“It will never be what it was. We can’t do that, but we can do everything we can to minimize that impact,” planning board member Susan Auglis said.

Planning board member Nick McGee encourages the developer to connect with abutting residents and their concerns.

“It is part of being a good neighbor in a crowded area,” he said.

Planning board alternate Rachel Hendrickson wondered if additional vegetative screening on Marston and Demova’s properties, if abutters and the applicant can reach a deal, would help.

“I think that’s something we should look at and I hope the owner here tonight does too,” she said.

Another item that concerned planning board members was the 10-foot buffer between the stream and the edge of the parking lot behind the restaurant. Board members wanted to see a 25-foot setback. Fisher said he could look into it, but it might mean the parking lot would have to be reconfigured and 12 to 15 space could be lost.

This could result in a loss of upwards of 50 seats in the restaurant because number of seats and parking spaces are tied together. Standards states a restaurant needs one parking space for every four seats.

For some in the neighborhood, the issue goes well beyond the 62 Mussey Road project. Scott White, who lives on Honan Road, is concerned how much development around his house has changed the storm water flow of his neighborhood because where trees soaking up rainwater once stood now is big box stores and large parking expanses. He said when Walmart was being constructed in 2008, his basement flooded for the first time as a result.

Development of Gallery Place and the businesses around it, he said, “literally changed the water table in that area.”

It is an issue that White is at his wit’s end about.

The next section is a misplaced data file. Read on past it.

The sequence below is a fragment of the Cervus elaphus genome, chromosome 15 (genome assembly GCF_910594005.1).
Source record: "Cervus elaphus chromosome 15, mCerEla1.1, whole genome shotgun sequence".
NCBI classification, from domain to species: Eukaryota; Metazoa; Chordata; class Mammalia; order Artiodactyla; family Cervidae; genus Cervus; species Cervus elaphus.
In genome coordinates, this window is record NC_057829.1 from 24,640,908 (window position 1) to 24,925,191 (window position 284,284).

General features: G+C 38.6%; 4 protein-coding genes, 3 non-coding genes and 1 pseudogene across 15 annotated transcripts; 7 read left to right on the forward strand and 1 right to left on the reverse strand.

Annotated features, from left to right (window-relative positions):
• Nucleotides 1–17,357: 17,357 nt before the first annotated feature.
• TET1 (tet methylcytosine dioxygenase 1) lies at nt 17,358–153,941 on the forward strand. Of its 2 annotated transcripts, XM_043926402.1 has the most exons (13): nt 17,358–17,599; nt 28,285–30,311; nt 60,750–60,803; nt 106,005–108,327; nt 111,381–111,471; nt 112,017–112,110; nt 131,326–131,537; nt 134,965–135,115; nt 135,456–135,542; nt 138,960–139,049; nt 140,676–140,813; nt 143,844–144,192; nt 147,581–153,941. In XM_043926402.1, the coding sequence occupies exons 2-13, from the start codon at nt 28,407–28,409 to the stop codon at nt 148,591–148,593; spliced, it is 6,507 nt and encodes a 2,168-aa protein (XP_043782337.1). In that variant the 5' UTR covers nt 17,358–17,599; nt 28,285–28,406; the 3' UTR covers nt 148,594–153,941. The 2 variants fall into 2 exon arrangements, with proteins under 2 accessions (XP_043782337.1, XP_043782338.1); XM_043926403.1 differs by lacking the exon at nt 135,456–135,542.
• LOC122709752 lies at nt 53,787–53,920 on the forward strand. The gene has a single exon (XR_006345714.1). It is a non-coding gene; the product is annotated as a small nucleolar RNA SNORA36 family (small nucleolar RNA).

“I don’t blame these people. It’s a culmination of people filling in the land in this area. If my basement floods again, I’ll have no choice but to speak with an attorney. I am so fed up,” said White, who would like to pass the house, which his parents purchased in 1950, on to his daughter.

Chace said the developments that have been constructed, including Gallery Place, have been built in accordance to storm water plans that were approved by the Department of Environmental Protection.

Chace said it would be unfair “to use this small site to solve issues from developments that were developed in accordance to plans that were rigorously reviewed.”

Planning board member Roger Beeley and other on the board said improving the stormwater runoff, especially for those downstream, is something that needs to be looked into.

“I think its pretty obvious there is an is- sue, beyond this development, that needs to be addressed here,” said planning board member Roger Beeley.

Blanchette said the town has no plans to undergo any storm water improvements in the capital improvement budget.

The Public Works department has been able to work to address some driveway/culvert flooding concerns.